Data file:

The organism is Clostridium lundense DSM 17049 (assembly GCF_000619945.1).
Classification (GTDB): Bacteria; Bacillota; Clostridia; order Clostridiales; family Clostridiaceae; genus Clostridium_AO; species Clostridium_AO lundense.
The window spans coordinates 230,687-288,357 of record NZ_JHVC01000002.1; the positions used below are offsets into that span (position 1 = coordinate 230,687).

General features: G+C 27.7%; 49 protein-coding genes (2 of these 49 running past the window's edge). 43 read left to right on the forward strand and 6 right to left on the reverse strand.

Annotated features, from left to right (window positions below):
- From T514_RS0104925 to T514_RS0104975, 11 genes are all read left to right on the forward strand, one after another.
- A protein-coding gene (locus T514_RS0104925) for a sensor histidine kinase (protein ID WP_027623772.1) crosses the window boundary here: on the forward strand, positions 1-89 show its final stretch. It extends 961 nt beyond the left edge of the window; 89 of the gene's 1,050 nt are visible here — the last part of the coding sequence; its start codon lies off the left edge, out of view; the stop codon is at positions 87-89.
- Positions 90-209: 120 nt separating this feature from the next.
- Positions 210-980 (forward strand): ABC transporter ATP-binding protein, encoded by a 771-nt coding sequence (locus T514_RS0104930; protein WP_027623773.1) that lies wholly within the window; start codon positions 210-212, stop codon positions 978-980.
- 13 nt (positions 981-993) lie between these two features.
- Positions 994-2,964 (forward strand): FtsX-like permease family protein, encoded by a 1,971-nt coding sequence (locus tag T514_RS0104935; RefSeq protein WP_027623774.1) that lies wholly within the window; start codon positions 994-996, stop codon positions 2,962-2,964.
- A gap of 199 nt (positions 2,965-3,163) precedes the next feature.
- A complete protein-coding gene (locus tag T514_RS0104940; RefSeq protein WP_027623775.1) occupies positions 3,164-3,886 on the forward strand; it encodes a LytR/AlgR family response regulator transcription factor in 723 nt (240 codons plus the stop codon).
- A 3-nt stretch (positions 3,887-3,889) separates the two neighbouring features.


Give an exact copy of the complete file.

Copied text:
The organism is Clostridium lundense DSM 17049 (assembly GCF_000619945.1).
Classification (GTDB): Bacteria; Bacillota; Clostridia; order Clostridiales; family Clostridiaceae; genus Clostridium_AO; species Clostridium_AO lundense.
The window spans coordinates 230,687-288,357 of record NZ_JHVC01000002.1; the positions used below are offsets into that span (position 1 = coordinate 230,687).

General features: G+C 27.7%; 49 protein-coding genes (2 of these 49 running past the window's edge). 43 read left to right on the forward strand and 6 right to left on the reverse strand.

Annotated features, from left to right (window positions below):
- From T514_RS0104925 to T514_RS0104975, 11 genes are all read left to right on the forward strand, one after another.
- A protein-coding gene (locus T514_RS0104925) for a sensor histidine kinase (protein ID WP_027623772.1) crosses the window boundary here: on the forward strand, positions 1-89 show its final stretch. It extends 961 nt beyond the left edge of the window; 89 of the gene's 1,050 nt are visible here — the last part of the coding sequence; its start codon lies off the left edge, out of view; the stop codon is at positions 87-89.
- Positions 90-209: 120 nt separating this feature from the next.
- Positions 210-980 (forward strand): ABC transporter ATP-binding protein, encoded by a 771-nt coding sequence (locus T514_RS0104930; protein WP_027623773.1) that lies wholly within the window; start codon positions 210-212, stop codon positions 978-980.
- 13 nt (positions 981-993) lie between these two features.
- Positions 994-2,964 (forward strand): FtsX-like permease family protein, encoded by a 1,971-nt coding sequence (locus tag T514_RS0104935; RefSeq protein WP_027623774.1) that lies wholly within the window; start codon positions 994-996, stop codon positions 2,962-2,964.
- A gap of 199 nt (positions 2,965-3,163) precedes the next feature.
- A complete protein-coding gene (locus tag T514_RS0104940; RefSeq protein WP_027623775.1) occupies positions 3,164-3,886 on the forward strand; it encodes a LytR/AlgR family response regulator transcription factor in 723 nt (240 codons plus the stop codon).
- A 3-nt stretch (positions 3,887-3,889) separates the two neighbouring features.